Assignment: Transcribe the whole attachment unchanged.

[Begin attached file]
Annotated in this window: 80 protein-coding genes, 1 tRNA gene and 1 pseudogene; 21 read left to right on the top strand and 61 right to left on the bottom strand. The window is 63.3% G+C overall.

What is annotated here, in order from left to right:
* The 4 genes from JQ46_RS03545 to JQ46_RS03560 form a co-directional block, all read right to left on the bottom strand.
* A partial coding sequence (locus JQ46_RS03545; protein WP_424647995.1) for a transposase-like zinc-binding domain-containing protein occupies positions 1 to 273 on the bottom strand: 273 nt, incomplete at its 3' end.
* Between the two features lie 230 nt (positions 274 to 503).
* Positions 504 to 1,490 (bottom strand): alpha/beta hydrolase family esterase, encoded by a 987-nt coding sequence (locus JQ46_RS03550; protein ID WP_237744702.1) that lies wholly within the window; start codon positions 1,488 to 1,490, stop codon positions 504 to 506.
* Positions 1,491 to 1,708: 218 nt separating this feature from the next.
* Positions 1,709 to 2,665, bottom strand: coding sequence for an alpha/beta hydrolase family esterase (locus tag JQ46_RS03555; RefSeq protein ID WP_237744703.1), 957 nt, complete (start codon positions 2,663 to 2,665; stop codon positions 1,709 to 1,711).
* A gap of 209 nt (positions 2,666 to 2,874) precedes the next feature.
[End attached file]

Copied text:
Annotated in this window: 80 protein-coding genes, 1 tRNA gene and 1 pseudogene; 21 read left to right on the top strand and 61 right to left on the bottom strand. The window is 63.3% G+C overall.

What is annotated here, in order from left to right:
* The 4 genes from JQ46_RS03545 to JQ46_RS03560 form a co-directional block, all read right to left on the bottom strand.
* A partial coding sequence (locus JQ46_RS03545; protein WP_424647995.1) for a transposase-like zinc-binding domain-containing protein occupies positions 1 to 273 on the bottom strand: 273 nt, incomplete at its 3' end.
* Between the two features lie 230 nt (positions 274 to 503).
* Positions 504 to 1,490 (bottom strand): alpha/beta hydrolase family esterase, encoded by a 987-nt coding sequence (locus JQ46_RS03550; protein ID WP_237744702.1) that lies wholly within the window; start codon positions 1,488 to 1,490, stop codon positions 504 to 506.
* Positions 1,491 to 1,708: 218 nt separating this feature from the next.
* Positions 1,709 to 2,665, bottom strand: coding sequence for an alpha/beta hydrolase family esterase (locus tag JQ46_RS03555; RefSeq protein ID WP_237744703.1), 957 nt, complete (start codon positions 2,663 to 2,665; stop codon positions 1,709 to 1,711).
* A gap of 209 nt (positions 2,666 to 2,874) precedes the next feature.